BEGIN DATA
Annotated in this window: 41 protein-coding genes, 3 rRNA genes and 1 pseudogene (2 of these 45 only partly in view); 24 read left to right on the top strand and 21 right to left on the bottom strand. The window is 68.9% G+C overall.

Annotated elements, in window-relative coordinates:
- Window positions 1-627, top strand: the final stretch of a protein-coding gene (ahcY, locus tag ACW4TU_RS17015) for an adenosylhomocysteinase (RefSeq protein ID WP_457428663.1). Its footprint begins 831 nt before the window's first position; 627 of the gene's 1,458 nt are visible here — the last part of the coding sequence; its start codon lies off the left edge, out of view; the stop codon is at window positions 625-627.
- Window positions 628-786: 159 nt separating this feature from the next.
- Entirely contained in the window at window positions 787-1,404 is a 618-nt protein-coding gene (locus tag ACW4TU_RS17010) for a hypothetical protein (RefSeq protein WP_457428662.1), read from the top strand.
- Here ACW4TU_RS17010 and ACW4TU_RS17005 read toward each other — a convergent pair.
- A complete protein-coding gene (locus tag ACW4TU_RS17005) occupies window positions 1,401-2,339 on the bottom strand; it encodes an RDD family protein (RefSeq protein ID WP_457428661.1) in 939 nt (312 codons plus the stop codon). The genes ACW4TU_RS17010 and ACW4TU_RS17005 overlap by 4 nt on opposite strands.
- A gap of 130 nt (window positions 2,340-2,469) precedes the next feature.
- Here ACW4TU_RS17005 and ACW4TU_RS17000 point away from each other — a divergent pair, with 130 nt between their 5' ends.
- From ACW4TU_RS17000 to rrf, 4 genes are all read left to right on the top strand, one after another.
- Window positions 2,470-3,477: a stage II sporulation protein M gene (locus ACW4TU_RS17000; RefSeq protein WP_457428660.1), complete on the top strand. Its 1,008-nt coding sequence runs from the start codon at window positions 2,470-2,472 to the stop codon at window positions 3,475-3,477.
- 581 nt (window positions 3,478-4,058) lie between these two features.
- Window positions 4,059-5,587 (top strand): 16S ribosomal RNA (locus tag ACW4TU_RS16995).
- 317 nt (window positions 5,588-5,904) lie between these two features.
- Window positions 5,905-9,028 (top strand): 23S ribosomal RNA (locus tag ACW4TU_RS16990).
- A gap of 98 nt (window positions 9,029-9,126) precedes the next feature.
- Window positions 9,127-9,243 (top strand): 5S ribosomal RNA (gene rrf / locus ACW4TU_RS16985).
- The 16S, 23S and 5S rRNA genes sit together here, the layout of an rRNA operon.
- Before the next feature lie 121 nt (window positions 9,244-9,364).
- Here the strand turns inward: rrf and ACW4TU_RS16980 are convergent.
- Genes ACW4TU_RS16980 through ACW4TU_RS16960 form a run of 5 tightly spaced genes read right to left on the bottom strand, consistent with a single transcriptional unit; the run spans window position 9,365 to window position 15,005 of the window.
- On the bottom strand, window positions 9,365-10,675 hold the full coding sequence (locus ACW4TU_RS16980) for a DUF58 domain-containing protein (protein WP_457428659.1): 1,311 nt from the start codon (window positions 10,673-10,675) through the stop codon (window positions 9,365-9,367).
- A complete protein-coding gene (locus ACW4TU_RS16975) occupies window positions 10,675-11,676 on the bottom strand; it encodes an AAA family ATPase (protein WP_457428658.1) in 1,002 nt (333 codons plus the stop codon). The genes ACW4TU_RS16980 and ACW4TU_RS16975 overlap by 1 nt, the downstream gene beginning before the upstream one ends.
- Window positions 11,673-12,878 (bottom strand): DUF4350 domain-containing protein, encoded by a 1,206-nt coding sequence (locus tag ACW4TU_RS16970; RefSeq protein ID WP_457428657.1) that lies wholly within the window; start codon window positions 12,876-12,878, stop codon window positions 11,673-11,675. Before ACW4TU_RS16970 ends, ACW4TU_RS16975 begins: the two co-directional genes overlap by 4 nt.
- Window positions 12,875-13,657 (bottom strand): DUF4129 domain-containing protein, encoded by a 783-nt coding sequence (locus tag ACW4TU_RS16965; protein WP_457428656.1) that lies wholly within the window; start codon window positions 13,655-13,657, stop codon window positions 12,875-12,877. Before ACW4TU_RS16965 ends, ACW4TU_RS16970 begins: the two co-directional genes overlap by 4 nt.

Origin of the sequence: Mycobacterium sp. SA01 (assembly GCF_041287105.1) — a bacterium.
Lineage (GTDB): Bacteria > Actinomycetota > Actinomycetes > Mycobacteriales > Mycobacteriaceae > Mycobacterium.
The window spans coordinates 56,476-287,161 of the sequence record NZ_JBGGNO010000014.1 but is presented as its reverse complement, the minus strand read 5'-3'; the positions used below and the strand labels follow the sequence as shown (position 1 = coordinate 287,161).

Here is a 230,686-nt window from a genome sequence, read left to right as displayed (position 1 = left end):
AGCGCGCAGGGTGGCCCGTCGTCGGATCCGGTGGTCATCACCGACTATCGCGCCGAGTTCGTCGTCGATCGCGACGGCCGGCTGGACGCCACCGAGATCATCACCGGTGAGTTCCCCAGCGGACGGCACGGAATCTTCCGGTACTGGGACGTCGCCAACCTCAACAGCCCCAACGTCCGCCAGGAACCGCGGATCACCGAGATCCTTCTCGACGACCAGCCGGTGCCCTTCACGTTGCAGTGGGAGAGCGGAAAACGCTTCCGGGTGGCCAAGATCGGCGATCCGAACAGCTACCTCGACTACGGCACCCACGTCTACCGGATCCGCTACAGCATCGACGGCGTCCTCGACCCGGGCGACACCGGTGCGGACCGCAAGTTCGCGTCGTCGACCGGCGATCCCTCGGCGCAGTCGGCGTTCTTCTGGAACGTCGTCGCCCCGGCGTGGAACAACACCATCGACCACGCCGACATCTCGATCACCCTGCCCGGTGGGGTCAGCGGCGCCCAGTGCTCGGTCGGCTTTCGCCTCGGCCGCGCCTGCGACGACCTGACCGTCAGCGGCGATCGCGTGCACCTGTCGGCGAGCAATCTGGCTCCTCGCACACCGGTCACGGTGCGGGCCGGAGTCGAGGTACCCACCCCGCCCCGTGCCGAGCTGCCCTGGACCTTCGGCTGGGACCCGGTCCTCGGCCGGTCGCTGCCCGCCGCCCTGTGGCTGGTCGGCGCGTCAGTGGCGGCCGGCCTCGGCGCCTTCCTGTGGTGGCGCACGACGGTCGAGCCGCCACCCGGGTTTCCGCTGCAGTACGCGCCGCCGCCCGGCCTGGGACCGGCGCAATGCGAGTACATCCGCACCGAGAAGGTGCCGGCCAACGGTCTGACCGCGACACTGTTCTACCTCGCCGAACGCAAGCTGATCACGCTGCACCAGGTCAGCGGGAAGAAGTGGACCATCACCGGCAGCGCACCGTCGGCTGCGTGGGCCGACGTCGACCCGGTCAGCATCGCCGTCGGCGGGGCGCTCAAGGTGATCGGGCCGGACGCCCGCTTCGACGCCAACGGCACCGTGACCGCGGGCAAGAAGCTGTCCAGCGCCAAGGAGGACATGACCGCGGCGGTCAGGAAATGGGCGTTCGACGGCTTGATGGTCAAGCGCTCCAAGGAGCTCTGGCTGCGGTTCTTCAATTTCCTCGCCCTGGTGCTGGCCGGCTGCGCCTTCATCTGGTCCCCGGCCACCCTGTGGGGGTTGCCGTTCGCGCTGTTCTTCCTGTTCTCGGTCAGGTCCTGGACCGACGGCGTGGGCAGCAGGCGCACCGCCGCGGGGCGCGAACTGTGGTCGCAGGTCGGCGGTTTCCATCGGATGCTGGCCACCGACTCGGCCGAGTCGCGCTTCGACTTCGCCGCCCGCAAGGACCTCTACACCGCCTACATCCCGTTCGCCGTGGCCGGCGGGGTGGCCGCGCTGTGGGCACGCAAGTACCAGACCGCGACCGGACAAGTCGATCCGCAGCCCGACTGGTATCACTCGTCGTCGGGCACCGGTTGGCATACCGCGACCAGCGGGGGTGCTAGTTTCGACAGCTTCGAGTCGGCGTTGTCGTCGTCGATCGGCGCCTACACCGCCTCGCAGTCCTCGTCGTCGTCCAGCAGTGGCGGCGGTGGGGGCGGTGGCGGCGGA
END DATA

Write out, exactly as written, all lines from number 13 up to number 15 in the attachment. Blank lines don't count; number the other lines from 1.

- Window positions 4,059-5,587 (top strand): 16S ribosomal RNA (locus tag ACW4TU_RS16995).
- 317 nt (window positions 5,588-5,904) lie between these two features.
- Window positions 5,905-9,028 (top strand): 23S ribosomal RNA (locus tag ACW4TU_RS16990).